Hardcore Henry, written and directed by Ilya Naishuller is like experiencing a video-game but without the controller in your hands. With elements like a protagonist that doesn’t speak, waypoints and objectives for him to get to and achieve, and even a final push to defeat an overwhelming amount of enemies before the culminating boss fight – Hardcore Henry fully embraces what it is. Now does it work? Does having an entire feature film take place in a first-person perspective translate to the big screen? Well let’s dive into all the ins-and-outs of the film and see.
The plot of Hardcore Henry is as thin as thin could be but in the grand scheme of things it kind of had to be. So we the audience see everything through the eyes of Henry. Henry is resurrected from the dead and is without his memory, and after being attacked by a sinister, telekinesis wielding bad guy, must fight to save his wife and defeat the endless hordes of henchman that come his way. I do want to stress that there is more to the story than this, and while it’s pretty cliché, it still helps hold together what is primarily a ball-busting action extravaganza (there may also be 1 or 2 surprises in how it all plays out).
So Hardcore Henry is one of those films that is all about the experience. I personally have never seen a film in the cinema like this and so was really interested to see what it would be like. Well at first it was completely jarring – watching a film that takes place entirely from a first-person perspective takes quite a bit of adjustment. When the first intensive action scene began, I was pretty unsure whether or not I would be able to last the whole film and it probably took 25 to 30 minutes for me to fully acclimate myself to it all – and for a film that is 96 minutes long, that might be too much for some people. I will add that no one in the screening I was in left, so there’s that.
But Hardcore Henry very much lives up to the beginning of its title, this film almost never takes a breather and it constantly moving. I found myself using the few times in which the film would cut to black as a chance to close my eyes and rest them for a second – this film is undoubtedly an assault on the senses. But once it got going again I would immediately re-open them and jump straight back into the madness. Side-bar – there were interestingly 1 or 2 occasions where my head or my legs would react to some of the things that were happening on-screen – a punch to the side of the head or a hit to the knee.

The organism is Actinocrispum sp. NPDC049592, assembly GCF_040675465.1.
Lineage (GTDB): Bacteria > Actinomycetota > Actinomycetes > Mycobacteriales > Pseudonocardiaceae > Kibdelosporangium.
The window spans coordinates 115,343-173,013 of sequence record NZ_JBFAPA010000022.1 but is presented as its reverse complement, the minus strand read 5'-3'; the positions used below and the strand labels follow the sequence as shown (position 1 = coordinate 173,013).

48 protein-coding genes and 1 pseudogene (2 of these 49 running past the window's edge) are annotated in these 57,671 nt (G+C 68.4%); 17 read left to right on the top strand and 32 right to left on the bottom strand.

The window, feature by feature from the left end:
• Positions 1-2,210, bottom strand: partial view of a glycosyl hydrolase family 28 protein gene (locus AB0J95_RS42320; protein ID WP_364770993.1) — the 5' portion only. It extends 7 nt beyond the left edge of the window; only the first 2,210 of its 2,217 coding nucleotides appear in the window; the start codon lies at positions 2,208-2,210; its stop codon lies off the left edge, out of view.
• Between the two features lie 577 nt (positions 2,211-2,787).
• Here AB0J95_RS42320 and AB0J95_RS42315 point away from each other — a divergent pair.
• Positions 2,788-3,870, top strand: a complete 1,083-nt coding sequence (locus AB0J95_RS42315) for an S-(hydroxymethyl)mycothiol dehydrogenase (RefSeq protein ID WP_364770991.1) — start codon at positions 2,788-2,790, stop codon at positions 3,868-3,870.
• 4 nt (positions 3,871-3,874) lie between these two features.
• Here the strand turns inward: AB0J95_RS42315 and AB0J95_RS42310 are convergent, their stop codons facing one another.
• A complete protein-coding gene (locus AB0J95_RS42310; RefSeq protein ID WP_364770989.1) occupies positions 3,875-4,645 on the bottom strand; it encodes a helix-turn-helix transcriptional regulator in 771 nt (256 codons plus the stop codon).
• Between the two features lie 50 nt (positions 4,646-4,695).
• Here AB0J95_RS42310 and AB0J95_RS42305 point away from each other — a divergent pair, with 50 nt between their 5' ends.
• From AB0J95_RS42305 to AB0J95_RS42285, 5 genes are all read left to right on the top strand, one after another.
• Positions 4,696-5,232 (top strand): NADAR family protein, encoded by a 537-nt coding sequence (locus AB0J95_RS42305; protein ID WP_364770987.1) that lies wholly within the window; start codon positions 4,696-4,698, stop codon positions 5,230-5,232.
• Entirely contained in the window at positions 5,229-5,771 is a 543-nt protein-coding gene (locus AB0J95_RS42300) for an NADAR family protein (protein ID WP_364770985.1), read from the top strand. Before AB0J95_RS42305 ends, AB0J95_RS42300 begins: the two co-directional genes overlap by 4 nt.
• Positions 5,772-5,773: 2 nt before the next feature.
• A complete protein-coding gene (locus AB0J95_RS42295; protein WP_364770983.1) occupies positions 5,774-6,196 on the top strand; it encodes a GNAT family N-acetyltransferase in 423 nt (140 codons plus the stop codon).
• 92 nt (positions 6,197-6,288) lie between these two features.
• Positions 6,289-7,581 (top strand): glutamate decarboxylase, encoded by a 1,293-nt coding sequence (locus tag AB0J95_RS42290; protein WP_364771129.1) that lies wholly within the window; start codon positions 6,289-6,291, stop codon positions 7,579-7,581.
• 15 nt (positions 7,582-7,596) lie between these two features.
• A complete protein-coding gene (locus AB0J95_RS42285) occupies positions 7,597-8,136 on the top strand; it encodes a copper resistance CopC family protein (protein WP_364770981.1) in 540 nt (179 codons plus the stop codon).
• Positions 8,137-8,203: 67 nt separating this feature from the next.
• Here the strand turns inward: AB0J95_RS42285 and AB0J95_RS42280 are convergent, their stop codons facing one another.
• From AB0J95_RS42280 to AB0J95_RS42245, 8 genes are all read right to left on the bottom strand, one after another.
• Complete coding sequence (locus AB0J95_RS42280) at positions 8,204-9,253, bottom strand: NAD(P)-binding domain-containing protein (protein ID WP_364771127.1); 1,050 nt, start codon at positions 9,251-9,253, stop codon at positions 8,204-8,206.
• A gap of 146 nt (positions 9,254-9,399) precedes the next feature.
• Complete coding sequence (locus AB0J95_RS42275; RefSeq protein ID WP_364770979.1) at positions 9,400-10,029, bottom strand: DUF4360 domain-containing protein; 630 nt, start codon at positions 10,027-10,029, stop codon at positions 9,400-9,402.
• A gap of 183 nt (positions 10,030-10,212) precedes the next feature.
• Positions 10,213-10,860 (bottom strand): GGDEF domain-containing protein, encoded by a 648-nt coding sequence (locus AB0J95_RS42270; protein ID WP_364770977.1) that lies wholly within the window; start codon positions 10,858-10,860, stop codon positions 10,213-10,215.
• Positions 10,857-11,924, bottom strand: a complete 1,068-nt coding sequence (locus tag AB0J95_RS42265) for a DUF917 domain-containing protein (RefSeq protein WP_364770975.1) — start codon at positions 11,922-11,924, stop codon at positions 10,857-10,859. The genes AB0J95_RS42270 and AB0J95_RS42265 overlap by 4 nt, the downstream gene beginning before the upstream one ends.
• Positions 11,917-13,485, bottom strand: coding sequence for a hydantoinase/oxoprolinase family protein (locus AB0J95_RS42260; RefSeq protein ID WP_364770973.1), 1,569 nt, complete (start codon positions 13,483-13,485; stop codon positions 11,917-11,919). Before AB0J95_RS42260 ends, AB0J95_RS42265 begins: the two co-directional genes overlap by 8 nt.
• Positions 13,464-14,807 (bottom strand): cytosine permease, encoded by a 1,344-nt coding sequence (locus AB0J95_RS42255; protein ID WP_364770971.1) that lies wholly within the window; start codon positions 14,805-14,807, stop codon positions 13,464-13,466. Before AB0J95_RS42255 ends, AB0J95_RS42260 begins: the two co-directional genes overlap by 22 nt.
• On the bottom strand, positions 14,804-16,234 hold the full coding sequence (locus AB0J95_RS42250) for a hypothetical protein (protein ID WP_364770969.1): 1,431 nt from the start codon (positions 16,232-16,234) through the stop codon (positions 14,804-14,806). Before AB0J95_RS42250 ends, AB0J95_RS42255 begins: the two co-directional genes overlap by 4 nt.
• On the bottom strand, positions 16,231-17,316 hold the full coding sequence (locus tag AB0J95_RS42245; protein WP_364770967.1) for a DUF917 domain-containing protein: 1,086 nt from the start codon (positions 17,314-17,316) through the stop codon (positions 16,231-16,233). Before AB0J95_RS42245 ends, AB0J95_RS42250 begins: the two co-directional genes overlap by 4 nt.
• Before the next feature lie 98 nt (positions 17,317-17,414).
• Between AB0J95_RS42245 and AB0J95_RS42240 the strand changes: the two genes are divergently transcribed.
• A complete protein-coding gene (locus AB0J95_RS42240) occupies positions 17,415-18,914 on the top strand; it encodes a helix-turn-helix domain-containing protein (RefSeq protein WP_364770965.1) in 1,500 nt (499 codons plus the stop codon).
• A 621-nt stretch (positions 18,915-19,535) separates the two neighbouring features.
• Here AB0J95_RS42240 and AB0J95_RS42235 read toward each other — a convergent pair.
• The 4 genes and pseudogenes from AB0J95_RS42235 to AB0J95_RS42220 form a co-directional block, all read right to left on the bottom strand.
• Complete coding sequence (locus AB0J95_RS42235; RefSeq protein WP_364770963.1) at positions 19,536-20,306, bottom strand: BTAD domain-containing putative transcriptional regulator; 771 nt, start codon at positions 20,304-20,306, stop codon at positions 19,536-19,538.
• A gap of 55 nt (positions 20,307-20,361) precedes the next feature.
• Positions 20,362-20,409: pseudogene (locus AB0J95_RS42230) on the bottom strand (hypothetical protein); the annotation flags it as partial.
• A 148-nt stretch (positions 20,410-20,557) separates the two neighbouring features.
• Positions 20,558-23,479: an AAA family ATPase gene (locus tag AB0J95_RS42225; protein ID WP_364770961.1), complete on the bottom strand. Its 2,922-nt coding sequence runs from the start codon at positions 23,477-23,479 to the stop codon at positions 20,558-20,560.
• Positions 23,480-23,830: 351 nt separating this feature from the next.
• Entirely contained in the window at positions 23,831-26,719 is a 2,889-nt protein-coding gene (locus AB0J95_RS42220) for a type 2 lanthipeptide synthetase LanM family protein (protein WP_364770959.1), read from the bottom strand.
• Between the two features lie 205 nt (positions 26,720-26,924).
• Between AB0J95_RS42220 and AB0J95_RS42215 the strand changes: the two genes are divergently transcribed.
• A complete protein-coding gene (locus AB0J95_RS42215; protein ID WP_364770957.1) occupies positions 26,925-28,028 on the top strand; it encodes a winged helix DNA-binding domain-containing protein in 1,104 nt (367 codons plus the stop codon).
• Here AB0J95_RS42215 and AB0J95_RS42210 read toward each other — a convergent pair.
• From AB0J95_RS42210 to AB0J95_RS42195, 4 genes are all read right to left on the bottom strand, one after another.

What soon became an interesting thing – especially when you consider the first-person perspective of the film – was the full-on violence. From the opening credits – which show faceless henchman being killed in increasingly more graphic ways – you know Hardcore Henry is going to be a film that doesn’t shy away from doing and showing it all. Coupled with the first-person perspective, the violence in the film took on a more extreme feeling – you certainly feel something when you see someone have their face grinded against stone or their arms snapped the wrong way. I didn’t expect the reaction I would have to some of the more violent instances in the film, but it certainly made for a more intensified experience.
So the film is certainly very visceral, and an experience unlike any other I’ve sat through in the cinema – that includes the good moments and the uncomfortable moments. I do feel I need some painkillers for my head after it all.